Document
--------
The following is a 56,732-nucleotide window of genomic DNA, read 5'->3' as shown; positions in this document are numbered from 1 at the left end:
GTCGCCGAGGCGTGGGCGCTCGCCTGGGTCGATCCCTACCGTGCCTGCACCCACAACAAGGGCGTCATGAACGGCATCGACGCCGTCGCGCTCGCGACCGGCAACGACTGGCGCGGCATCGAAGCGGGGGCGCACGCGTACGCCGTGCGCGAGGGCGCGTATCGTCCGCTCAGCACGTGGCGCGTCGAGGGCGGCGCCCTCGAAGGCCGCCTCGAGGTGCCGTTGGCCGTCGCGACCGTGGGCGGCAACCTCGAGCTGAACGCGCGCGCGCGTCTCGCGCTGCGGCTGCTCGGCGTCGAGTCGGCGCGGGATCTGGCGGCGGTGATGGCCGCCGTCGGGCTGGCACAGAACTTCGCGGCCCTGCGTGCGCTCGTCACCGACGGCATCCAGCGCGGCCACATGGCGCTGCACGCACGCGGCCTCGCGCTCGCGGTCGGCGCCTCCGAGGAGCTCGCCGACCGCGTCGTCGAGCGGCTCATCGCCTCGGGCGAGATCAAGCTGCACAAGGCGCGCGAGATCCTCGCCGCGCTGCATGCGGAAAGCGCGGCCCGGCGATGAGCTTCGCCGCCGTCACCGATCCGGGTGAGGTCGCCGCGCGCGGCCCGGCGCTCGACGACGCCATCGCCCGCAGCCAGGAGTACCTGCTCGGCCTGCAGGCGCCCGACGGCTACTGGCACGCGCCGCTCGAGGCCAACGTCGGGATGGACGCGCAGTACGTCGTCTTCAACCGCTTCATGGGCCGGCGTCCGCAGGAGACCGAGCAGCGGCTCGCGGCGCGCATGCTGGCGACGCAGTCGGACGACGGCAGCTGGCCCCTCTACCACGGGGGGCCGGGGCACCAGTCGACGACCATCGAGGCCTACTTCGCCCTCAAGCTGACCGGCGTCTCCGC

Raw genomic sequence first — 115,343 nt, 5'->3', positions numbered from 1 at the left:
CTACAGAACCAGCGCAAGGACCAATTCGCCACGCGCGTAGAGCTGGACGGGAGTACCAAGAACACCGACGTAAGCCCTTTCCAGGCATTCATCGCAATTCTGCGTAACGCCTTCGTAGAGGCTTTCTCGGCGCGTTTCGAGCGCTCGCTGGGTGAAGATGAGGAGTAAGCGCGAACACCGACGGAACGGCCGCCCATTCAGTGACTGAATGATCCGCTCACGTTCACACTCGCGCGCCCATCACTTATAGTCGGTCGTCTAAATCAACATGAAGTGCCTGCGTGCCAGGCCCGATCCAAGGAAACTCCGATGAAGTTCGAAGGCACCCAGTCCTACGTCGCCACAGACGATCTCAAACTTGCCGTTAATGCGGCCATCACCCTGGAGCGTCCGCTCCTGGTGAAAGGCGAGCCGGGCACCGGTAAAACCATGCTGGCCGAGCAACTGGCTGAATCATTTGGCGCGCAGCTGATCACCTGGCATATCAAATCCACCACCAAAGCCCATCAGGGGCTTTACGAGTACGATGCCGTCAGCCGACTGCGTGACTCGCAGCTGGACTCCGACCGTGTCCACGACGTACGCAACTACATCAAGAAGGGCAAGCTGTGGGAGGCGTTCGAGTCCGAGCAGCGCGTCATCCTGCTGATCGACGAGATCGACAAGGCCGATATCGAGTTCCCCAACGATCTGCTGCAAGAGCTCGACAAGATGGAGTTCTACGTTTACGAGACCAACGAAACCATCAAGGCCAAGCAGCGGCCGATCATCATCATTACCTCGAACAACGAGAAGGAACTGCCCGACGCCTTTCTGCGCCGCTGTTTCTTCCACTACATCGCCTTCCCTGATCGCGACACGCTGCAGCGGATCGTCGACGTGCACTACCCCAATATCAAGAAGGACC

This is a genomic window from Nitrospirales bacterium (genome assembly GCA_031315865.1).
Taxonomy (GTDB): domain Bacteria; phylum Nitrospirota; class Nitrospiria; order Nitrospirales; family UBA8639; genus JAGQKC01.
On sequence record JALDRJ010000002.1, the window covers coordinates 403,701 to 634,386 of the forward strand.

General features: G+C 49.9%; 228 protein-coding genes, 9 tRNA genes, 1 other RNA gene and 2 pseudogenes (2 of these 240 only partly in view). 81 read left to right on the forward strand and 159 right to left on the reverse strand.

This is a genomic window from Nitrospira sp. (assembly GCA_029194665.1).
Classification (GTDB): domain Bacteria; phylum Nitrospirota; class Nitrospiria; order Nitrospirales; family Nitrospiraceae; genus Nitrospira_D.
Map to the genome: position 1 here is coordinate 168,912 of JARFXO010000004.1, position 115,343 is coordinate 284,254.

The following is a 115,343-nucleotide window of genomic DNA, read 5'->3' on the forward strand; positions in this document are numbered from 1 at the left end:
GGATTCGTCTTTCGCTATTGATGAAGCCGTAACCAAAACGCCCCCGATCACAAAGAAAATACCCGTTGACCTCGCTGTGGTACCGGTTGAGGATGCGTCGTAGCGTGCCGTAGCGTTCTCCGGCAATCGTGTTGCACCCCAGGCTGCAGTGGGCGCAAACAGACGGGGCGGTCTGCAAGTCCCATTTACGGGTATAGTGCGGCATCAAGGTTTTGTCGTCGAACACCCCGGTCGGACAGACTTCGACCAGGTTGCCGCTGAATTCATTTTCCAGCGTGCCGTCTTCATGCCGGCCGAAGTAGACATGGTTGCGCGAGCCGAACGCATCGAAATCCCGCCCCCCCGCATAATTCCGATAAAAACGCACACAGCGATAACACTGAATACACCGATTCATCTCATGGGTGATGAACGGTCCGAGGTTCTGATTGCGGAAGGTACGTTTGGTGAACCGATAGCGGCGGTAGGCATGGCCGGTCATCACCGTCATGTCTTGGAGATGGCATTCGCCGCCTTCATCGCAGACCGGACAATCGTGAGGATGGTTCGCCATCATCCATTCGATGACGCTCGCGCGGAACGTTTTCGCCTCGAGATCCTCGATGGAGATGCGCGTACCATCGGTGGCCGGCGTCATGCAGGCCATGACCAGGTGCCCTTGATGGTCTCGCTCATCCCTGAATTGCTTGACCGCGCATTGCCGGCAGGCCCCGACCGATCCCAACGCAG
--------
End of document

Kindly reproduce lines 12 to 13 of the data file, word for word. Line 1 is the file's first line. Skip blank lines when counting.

The following is a 115,343-nucleotide window of genomic DNA, read 5'->3' on the forward strand; positions in this document are numbered from 1 at the left end:
GGATTCGTCTTTCGCTATTGATGAAGCCGTAACCAAAACGCCCCCGATCACAAAGAAAATACCCGTTGACCTCGCTGTGGTACCGGTTGAGGATGCGTCGTAGCGTGCCGTAGCGTTCTCCGGCAATCGTGTTGCACCCCAGGCTGCAGTGGGCGCAAACAGACGGGGCGGTCTGCAAGTCCCATTTACGGGTATAGTGCGGCATCAAGGTTTTGTCGTCGAACACCCCGGTCGGACAGACTTCGACCAGGTTGCCGCTGAATTCATTTTCCAGCGTGCCGTCTTCATGCCGGCCGAAGTAGACATGGTTGCGCGAGCCGAACGCATCGAAATCCCGCCCCCCCGCATAATTCCGATAAAAACGCACACAGCGATAACACTGAATACACCGATTCATCTCATGGGTGATGAACGGTCCGAGGTTCTGATTGCGGAAGGTACGTTTGGTGAACCGATAGCGGCGGTAGGCATGGCCGGTCATCACCGTCATGTCTTGGAGATGGCATTCGCCGCCTTCATCGCAGACCGGACAATCGTGAGGATGGTTCGCCATCATCCATTCGATGACGCTCGCGCGGAACGTTTTCGCCTCGAGATCCTCGATGGAGATGCGCGTACCATCGGTGGCCGGCGTCATGCAGGCCATGACCAGGTGCCCTTGATGGTCTCGCTCATCCCTGAATTGCTTGACCGCGCATTGCCGGCAGGCCCCGACCGATCCCAACGCAG